In the Robin Lee-directed clip, two actresses (Kate Dickie and Emma Stansfield) portray Jason Williamson and Andrew Fearn in the Mods’ early days when they frequently played pubs. The women are pitch-perfect, down to Williamson’s Fred Perry polo shirt and Fearn’s omnipresent beer. The electronic duo is known for their unorthodox stage setup — Fearn turns on the beats and shuffles in place while Williamson loses it. The actresses do just that in the video, which ends with the pair giving the real Mods the proverbial finger.
“We’d forgotten about it, to be honest, until Andrew found it on his laptop,” Williamson tells Rolling Stone of the song, which asks why who you are comes in “second” to what you own. “It was recorded in early 2017 just after the English Tapas sessions… We don’t really do it now, but back in the day we would be back in the studio as soon as an album was in the can. This session was typical of that. We did about six songs if I recall. I’d rather have a proper cooling-off period these days, but there were a few good ideas in that session and this was one of them.”
Sleaford Mods have been knocking around and singing about austerity-era Britain since 2007, but they took off stateside in 2017 with the release of English Tapas, their Rough Trade debut. They left the label to self-release 2019’s Eton Alive, but returned earlier this year for All That Glue. That album will feature a mix of fan-favorite tracks, plus previously unreleased songs, B-sides and other rarities.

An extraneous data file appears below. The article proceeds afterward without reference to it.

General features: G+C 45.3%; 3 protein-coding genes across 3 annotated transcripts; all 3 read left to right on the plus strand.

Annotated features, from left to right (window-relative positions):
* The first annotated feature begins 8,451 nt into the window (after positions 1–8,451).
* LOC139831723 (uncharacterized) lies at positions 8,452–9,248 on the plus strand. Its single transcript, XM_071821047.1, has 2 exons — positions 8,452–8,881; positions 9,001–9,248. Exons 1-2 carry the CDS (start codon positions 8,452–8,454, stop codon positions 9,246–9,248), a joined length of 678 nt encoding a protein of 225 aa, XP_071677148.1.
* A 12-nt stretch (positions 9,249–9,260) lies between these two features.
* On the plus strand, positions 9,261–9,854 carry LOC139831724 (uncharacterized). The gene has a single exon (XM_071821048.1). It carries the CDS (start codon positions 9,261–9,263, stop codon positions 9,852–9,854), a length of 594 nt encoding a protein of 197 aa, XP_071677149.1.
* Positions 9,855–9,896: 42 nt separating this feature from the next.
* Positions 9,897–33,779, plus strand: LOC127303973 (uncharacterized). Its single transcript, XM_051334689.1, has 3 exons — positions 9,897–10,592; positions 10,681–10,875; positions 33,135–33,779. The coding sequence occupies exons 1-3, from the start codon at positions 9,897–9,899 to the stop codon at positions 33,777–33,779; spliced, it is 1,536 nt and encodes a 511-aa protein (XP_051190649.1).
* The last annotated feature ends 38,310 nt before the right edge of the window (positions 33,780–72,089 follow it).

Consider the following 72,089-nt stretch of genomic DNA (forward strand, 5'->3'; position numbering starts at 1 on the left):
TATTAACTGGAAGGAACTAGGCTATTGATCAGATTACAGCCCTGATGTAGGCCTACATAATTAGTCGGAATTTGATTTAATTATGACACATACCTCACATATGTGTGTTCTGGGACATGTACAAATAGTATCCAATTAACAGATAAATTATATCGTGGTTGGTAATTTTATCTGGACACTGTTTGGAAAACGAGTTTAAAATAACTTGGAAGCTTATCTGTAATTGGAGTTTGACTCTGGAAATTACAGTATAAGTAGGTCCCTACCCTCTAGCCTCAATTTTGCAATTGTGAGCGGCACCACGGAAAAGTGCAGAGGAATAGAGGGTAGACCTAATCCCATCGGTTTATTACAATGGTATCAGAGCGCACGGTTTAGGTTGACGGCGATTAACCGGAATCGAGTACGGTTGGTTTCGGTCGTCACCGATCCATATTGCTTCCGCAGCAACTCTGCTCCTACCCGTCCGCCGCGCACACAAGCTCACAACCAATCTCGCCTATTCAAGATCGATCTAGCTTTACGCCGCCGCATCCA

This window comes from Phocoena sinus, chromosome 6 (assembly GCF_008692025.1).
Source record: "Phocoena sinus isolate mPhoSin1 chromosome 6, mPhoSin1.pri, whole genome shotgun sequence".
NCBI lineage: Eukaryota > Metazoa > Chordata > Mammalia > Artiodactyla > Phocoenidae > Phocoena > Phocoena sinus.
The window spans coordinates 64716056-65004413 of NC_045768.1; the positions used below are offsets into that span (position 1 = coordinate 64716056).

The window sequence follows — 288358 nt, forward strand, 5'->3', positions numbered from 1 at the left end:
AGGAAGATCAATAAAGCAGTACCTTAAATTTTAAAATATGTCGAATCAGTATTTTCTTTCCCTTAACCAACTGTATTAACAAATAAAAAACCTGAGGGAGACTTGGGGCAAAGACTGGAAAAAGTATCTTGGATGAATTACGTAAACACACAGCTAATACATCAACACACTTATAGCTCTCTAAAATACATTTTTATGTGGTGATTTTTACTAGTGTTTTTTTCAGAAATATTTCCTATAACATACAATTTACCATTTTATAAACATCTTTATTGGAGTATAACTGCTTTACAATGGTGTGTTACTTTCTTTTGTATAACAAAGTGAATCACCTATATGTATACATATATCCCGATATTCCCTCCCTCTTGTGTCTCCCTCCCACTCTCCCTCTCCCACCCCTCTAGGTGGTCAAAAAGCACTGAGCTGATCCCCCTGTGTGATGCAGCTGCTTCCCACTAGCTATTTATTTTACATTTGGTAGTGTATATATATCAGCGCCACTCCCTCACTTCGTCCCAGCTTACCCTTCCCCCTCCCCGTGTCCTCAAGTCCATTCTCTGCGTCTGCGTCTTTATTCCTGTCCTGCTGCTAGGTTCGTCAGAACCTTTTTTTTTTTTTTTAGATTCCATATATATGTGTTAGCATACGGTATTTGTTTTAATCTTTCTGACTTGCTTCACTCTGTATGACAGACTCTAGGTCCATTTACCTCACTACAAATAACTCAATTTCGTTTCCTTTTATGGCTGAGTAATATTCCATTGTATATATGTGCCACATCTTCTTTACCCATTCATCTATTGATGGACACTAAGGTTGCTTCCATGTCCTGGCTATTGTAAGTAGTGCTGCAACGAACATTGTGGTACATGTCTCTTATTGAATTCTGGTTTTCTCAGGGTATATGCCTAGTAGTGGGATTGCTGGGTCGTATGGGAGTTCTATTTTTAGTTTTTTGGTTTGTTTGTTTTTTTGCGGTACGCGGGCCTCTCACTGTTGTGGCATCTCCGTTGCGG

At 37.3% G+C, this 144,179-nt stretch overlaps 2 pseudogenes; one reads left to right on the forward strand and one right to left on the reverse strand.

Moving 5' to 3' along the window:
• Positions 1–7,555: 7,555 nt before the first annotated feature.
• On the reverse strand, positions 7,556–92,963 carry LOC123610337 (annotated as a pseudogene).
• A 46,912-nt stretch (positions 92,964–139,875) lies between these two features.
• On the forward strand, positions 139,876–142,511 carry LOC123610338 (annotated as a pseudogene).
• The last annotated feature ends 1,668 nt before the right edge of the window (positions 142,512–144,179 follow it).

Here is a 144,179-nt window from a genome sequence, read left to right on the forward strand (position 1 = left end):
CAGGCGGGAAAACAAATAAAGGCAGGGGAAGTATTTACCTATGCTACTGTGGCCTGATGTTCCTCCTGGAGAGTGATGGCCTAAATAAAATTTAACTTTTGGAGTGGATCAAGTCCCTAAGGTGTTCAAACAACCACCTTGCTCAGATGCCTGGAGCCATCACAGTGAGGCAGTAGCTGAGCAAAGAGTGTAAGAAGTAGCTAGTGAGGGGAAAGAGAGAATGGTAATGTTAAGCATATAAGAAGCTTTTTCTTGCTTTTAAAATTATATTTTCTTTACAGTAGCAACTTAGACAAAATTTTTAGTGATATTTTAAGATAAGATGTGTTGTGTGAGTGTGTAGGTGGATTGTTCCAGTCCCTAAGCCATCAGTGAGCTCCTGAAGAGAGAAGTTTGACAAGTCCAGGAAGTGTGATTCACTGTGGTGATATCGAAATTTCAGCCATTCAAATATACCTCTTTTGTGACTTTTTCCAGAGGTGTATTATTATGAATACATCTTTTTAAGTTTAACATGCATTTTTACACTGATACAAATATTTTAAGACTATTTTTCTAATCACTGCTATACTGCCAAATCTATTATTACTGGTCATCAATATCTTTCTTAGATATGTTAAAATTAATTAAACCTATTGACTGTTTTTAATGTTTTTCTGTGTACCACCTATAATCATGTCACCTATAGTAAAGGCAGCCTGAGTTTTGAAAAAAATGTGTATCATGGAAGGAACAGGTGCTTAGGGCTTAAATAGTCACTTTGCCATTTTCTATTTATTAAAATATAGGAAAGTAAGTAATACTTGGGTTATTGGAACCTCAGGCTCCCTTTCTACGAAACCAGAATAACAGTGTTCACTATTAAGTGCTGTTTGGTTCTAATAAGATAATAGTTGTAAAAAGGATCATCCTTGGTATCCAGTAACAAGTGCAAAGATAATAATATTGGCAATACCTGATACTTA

“Although All That Glue works as a fan piece, it’s also a solid representation of what Sleaford Mods is,” Williamson says. “It contains not only unreleased material but also stuff like ‘Jobseeker,’ ‘Jolly Fucker’ and ‘Routine Dean,’ tracks that are storming live favorites. We never take these tunes out of the set and it’s crazy you can’t listen to them anywhere, apart from YouTube. It would have been good to play them to a new audience.”
Sleaford Mods is currently scheduled to tour the East Coast in September, a trek that may be endangered now due to the spread of COVID-19. “We managed to tour Australia in March and just managed to leave before everything went into lockdown,” Williamson says. “We were then supposed to be in the U.S. playing Coachella and a West Coast tour, including a sold-out L.A. show but we couldn’t do it which was really disappointing.”
“We love playing live and I’m hoping it isn’t crippled too much,” he adds. “It’s most musicians’ main source of income. Worse still is the effects it has on smaller acts who are literally hand to mouth, although the same could be said for many vocations. With the live arena shrinking there’s a potential backlash against streaming services as artists need to make a liveable wage out of their music. That said, big business always wins, doesn’t it?”